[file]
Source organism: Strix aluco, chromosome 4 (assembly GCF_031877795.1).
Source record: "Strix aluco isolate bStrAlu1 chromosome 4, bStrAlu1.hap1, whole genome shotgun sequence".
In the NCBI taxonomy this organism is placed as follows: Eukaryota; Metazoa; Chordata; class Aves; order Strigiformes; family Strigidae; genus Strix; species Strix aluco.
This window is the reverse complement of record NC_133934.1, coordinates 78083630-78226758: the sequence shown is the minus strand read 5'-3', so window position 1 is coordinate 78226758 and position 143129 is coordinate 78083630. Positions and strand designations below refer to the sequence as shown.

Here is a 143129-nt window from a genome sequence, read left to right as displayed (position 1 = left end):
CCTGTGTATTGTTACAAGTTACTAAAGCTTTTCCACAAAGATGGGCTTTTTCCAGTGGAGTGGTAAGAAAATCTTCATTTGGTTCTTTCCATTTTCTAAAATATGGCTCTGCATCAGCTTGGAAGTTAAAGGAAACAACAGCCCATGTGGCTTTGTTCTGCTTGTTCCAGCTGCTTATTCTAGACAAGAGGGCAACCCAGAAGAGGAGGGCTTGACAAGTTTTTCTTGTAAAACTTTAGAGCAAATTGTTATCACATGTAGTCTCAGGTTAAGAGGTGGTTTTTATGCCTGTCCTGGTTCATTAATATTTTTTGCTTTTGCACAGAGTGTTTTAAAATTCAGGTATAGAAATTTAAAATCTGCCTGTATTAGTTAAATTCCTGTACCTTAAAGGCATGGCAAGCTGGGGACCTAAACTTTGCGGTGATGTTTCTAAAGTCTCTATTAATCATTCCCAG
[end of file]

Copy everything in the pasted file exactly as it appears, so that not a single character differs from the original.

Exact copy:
Source organism: Strix aluco, chromosome 4 (assembly GCF_031877795.1).
Source record: "Strix aluco isolate bStrAlu1 chromosome 4, bStrAlu1.hap1, whole genome shotgun sequence".
In the NCBI taxonomy this organism is placed as follows: Eukaryota; Metazoa; Chordata; class Aves; order Strigiformes; family Strigidae; genus Strix; species Strix aluco.
This window is the reverse complement of record NC_133934.1, coordinates 78083630-78226758: the sequence shown is the minus strand read 5'-3', so window position 1 is coordinate 78226758 and position 143129 is coordinate 78083630. Positions and strand designations below refer to the sequence as shown.

Here is a 143129-nt window from a genome sequence, read left to right as displayed (position 1 = left end):
CCTGTGTATTGTTACAAGTTACTAAAGCTTTTCCACAAAGATGGGCTTTTTCCAGTGGAGTGGTAAGAAAATCTTCATTTGGTTCTTTCCATTTTCTAAAATATGGCTCTGCATCAGCTTGGAAGTTAAAGGAAACAACAGCCCATGTGGCTTTGTTCTGCTTGTTCCAGCTGCTTATTCTAGACAAGAGGGCAACCCAGAAGAGGAGGGCTTGACAAGTTTTTCTTGTAAAACTTTAGAGCAAATTGTTATCACATGTAGTCTCAGGTTAAGAGGTGGTTTTTATGCCTGTCCTGGTTCATTAATATTTTTTGCTTTTGCACAGAGTGTTTTAAAATTCAGGTATAGAAATTTAAAATCTGCCTGTATTAGTTAAATTCCTGTACCTTAAAGGCATGGCAAGCTGGGGACCTAAACTTTGCGGTGATGTTTCTAAAGTCTCTATTAATCATTCCCAG